> Jean SIBELIUS - Incidental Music [JF]: Classical CD Reviews- Nov 2002 MusicWeb(UK)






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Jean SIBELIUS (1865-1957)
Incidental Music
Belshazzar's Feast Op.51 (1906)
Swanwhite Op.54 (1908)
Scènes Historiques I and II Op.25 and Op.66 (1899, 1911 and 1912)
Norwegian Radio Orchestra conducted by Ari Rasilainen
Recorded NRK Broadcasting Hall, Oslo, February 2001
FINLANDIA RECORDS 0927 41935-2 [73.34]


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The play by Hjalmar Procopé, a Swedish-speaking Finn, called Belshazzar's Feast is now, by and large, forgotten. The playwright was a friend of Sibelius and it was perhaps only natural that he should be called upon to write the incidental music. Both of these men had interests in the Finnish independence movement. Like Walton's and Sitwell's much later production, it portrays the corruption and intrigue at the court of Babylon. Robert Layton has condemned the original play as being of little interest. There was apparently a contemporary cartoon of Procopé being held aloft by Sibelius!

There have been relatively few recordings of this work. A notable exception is the BIS CD (CD 359) as part of the complete Sibelius cycle. However it remains relatively unknown to all but the most intrepid of Sibelius explorers.

It is difficult to say what is wrong with this music. Perhaps it is simply that I have difficulty with a number of short diverse movements thrown together. It is rather like some of the film music scores that are now becoming available on Chandos and Marco Polo - interesting but perhaps lacking coherence. It may be that I just do not sense the unity of the work. Certainly there is no development of ideas. Yet what we have here are a number of almost impressionistic pieces; movements that show the composer's ability in writing music that is at once poetic, sensitive and often rather beautiful. The easiest way to approach this music is to take each movement as a separate entity and just sit back and enjoy. I like the opening Oriental March although it has its critics. They imagine that it lacks interest. The finest of the four movements is the hauntingly beautiful Night Music. This piece could well stand on its own as a concert miniature. The last movement is attractive framing the two dances: those of Life and of Death. Yet as a whole it is difficult to see this work becoming a favourite. It is perhaps just a little too understated; a little too unlike Finlandia or the Karelia Suite to become popular. Very much music for the cognoscenti, I am afraid.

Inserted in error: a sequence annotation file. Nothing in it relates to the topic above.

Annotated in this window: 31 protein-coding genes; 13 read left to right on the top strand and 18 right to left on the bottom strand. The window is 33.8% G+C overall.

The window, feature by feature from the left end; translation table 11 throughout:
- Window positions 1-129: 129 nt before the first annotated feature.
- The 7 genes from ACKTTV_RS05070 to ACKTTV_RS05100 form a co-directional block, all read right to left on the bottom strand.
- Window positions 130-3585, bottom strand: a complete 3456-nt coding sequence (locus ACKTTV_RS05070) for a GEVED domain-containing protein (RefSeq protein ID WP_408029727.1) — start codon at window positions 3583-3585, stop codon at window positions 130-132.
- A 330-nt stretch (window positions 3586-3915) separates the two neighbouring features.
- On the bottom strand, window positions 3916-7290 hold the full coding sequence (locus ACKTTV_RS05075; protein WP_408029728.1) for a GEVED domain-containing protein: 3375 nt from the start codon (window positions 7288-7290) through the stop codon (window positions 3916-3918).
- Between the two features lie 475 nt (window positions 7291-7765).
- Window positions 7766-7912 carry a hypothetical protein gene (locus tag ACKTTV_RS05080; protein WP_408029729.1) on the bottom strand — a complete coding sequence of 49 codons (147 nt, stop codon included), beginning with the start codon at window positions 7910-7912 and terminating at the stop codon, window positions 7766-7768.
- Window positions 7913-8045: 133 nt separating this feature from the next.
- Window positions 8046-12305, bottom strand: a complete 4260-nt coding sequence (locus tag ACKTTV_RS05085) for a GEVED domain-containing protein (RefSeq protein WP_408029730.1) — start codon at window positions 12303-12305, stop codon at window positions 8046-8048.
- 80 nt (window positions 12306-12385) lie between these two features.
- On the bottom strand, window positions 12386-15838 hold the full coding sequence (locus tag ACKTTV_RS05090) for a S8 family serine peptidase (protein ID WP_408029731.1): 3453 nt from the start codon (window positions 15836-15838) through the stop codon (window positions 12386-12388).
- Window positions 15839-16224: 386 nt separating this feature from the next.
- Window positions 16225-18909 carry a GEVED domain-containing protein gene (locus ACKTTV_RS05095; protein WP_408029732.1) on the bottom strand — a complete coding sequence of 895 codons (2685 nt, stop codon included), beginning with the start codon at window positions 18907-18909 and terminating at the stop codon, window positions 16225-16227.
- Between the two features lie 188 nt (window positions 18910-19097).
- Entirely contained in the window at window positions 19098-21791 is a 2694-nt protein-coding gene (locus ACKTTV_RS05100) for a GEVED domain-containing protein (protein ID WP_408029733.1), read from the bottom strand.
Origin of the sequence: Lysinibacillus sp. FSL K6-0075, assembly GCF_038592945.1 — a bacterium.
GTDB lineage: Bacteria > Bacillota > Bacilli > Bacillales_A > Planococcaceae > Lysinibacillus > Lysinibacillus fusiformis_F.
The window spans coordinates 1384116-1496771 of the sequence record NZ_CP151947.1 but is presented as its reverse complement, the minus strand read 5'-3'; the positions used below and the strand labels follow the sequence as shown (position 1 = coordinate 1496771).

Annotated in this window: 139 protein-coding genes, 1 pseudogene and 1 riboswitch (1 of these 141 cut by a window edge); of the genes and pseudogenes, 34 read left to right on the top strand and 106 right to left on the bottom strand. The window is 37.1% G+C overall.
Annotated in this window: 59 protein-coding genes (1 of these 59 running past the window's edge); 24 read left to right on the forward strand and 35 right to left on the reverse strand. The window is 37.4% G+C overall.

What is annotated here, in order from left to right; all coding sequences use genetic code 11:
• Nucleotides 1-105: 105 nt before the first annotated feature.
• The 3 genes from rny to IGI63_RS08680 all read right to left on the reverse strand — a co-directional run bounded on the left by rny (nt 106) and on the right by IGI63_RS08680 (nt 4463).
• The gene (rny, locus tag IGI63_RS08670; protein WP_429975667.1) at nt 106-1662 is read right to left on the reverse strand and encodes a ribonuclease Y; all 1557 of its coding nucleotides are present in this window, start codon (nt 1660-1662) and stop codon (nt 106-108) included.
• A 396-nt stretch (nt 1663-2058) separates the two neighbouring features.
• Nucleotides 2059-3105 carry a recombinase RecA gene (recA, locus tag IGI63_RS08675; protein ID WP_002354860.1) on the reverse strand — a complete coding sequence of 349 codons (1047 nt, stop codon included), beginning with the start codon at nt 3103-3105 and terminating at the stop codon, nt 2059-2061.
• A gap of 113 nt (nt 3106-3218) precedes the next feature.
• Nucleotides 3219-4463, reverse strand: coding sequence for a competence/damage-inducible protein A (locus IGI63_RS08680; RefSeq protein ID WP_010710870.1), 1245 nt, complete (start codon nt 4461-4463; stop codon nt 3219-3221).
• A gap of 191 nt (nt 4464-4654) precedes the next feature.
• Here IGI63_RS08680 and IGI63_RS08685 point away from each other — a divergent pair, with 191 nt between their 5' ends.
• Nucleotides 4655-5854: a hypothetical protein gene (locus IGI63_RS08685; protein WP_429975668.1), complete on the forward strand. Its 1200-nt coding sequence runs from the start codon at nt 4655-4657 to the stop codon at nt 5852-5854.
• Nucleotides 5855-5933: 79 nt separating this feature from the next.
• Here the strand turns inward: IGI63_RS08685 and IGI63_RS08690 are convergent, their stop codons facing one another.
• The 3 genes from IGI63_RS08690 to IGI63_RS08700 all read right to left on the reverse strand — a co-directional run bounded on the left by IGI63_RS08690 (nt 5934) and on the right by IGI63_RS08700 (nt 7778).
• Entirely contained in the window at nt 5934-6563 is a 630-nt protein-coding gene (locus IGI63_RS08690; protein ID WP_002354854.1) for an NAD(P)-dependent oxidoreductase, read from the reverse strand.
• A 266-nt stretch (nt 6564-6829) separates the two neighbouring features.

Robert Layton is correct in his statement that Swanwhite is more often talked about than played. Certainly the consensus among critics seems to be that this relatively unknown piece of incidental work is rather good. Obviously it is unlikely to be heard within its original context; that of Strindberg's play. Sibelius produced some fourteen scenes for the original stage production. He chose to extract seven of them for the present suite. This music is a little disappointing. Perhaps lacks colour and pizzazz! However critics and listeners are coming to recognise that this is actually quite a sensitive piece of music. Once more it is its subtlety that makes it lack the popularity of some of Sibelius more extrovert works.